• European Central Bank Publishes 'Lessons Learned' Report
  • April 27, 2010 | Author: Matthew C. Sippel
  • Law Firm: Alston & Bird LLP - New York Office
  • Today, the European Central Bank (ECB) published its “Report On The Lessons Learned From The Financial Crisis With Regard to the Functioning of European Financial Market Infrastructures.”  The report focused on four challenges faced by European financial market infrastructures (FMIs), including systemically important payment systems, central counterparties and securities settlement systems, during the financial crisis: (1) information flows following a default; (2) default management; (3) behavioral factors that affected market liquidity conditions adversely; and (4) issues relating to over-the-counter (OTC) markets.

    The report identifies eight “lessons learned” from a series of interviews conducted by the Eurosystem central banks (the ECB and the national central banks of euro-zone countries), the Bank of England and Sveriges Riksbank with a representative sample of FMIs and financial institutions participating in the FMIs.

    Lesson 1: Once the relevant authority (e.g., the home supervisor or a competent court) has declared the insolvency of a critical counterparty, this information must be dispersed to the relevant authorities and, if possible, from these authorities to FMIs and to the market in general in an accurate, unambiguous, complete, transparent and timely manner.

    Lesson 2: Risk management frameworks of FMIs and of their participants are essential to minimize the contagion risks of a critical counterparty’s potential default. Where necessary, specific aspects of such risk management frameworks should be enhanced.

    Lesson 3: In a crisis situation, final decisions on the activation of preventive measures will be taken by the relevant FMIs and their participants. Market authorities and central banks may assist within the limit of their respective mandates. In this respect, the cooperation/coordination of market authorities and central banks is key, especially at a cross-border/global level.

    Lesson 4: Possible inconsistencies between FMIs’ default management rules should be identified. Interconnected FMIs should coordinate the implementation of their rules.

    Lesson 5: All relevant actors in the financial markets should better familiarize themselves with the default management procedures.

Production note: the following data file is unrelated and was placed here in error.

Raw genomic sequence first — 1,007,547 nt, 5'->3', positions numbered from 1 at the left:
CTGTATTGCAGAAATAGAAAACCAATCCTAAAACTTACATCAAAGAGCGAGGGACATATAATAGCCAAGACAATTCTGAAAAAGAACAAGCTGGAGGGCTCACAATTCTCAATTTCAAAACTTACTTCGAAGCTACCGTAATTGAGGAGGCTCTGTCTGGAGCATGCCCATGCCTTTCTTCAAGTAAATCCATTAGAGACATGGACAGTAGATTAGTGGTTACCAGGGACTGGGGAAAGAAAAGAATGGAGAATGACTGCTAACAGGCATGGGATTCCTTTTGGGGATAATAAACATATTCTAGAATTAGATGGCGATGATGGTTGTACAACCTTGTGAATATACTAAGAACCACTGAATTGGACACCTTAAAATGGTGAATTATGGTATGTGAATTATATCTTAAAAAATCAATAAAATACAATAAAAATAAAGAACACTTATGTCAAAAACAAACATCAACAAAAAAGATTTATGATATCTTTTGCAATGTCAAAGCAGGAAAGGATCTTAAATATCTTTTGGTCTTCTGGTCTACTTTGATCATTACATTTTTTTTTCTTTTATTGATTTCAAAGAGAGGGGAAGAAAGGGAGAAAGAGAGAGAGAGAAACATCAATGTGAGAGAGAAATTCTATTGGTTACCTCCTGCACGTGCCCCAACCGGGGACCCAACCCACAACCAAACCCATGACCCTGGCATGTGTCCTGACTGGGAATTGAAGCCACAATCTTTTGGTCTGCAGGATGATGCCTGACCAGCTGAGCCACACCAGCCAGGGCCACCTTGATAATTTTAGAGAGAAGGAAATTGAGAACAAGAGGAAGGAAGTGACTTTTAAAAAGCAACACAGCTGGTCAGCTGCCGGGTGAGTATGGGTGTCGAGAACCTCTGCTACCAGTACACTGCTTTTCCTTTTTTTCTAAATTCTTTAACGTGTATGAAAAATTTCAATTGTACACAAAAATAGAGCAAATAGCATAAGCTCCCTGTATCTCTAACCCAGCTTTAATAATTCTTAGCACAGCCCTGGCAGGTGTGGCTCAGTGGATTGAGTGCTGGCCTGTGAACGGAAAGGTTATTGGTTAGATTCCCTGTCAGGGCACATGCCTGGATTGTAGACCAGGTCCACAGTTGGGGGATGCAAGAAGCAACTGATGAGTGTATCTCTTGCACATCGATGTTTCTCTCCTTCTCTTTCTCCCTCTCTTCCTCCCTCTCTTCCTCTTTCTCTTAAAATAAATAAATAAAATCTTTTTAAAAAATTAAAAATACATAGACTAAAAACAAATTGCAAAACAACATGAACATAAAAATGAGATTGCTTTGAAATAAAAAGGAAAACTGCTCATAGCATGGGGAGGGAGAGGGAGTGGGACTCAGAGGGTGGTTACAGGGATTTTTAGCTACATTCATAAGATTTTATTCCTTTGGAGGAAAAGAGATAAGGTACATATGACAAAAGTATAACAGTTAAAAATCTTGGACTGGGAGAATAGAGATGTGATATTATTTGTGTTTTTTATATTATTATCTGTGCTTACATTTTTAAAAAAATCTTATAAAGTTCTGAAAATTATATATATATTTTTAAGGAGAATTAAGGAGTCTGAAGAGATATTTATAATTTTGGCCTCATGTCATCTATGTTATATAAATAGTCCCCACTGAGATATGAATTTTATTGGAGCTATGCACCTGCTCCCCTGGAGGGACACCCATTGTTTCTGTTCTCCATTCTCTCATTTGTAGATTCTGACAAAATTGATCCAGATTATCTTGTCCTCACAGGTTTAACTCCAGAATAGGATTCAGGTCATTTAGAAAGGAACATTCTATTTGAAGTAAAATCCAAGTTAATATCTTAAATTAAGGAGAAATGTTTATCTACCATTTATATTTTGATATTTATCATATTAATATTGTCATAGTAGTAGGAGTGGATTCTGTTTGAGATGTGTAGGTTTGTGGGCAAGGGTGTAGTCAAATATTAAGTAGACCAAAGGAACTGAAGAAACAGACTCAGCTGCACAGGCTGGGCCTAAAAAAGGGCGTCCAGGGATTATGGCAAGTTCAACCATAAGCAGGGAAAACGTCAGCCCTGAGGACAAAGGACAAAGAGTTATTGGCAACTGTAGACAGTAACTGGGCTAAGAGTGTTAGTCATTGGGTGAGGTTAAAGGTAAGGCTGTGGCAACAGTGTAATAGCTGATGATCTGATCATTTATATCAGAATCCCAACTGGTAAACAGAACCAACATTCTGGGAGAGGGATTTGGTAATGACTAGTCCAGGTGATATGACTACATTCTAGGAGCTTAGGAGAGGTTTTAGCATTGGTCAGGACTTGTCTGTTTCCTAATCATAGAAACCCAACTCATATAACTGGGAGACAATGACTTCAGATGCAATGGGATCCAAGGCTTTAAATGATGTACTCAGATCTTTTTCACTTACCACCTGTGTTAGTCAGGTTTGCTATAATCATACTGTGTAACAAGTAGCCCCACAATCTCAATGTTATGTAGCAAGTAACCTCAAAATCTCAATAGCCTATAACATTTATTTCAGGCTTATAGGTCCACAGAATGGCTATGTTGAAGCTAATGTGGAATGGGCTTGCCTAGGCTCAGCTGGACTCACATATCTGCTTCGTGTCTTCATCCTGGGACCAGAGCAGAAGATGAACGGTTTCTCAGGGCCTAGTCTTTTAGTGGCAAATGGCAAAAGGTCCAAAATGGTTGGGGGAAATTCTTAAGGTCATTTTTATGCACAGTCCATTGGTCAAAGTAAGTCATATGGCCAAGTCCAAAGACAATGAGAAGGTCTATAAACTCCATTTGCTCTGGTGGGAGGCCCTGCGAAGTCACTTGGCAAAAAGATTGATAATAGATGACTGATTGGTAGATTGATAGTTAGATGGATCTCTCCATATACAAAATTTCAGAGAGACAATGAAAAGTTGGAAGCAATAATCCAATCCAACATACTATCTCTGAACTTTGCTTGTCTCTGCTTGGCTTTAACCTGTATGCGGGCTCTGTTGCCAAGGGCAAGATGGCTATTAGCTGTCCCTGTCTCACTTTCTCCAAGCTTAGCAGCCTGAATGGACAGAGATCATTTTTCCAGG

Lesson 6: Difficulties in applying default management procedures should be evaluated.

    Lesson 7: FMIs should enhance their liquidity resilience.

    Lesson 8: The soundness, resilience and transparency of over-the-counter (OTC) derivatives markets should  be enhanced. In particular, the establishment of sound infrastructures for OTC derivatives should be promoted.

    Based on these lessons, the report identified a series of “follow-up” actions that have already been initiated, including (1) improving information sharing between authorities and, if possible, FMIs and their participants; (2) enhancing the coordination and cooperation of oversight authorities at the level of the European System of Central Banks (ESCB)/EU and at the global level; (3) evaluating the potential need to harmonize the default procedures of interconnected FMIs; (4) reviewing existing international oversight standards for FMIs, including liquidity management standards; and (5) establishing a sound infrastructure for OTC derivatives.

    The report also identified and proposed an additional series of “follow-up” actions that need to be taken, including: (1) enhancement of direct monitoring of critical counterparties’ creditworthiness, including reduced reliance on third-party credt ratings; (2) definition of criteria for, and identification of, their critical participants; (3) introduction of some flexibility for FMIs, where needed, when applying preventive measures in response to unforeseeable market conditions; (4) promotion of practical educational measures on default procedures; and (5) enhancement of FMIs’ stress-testing exercises.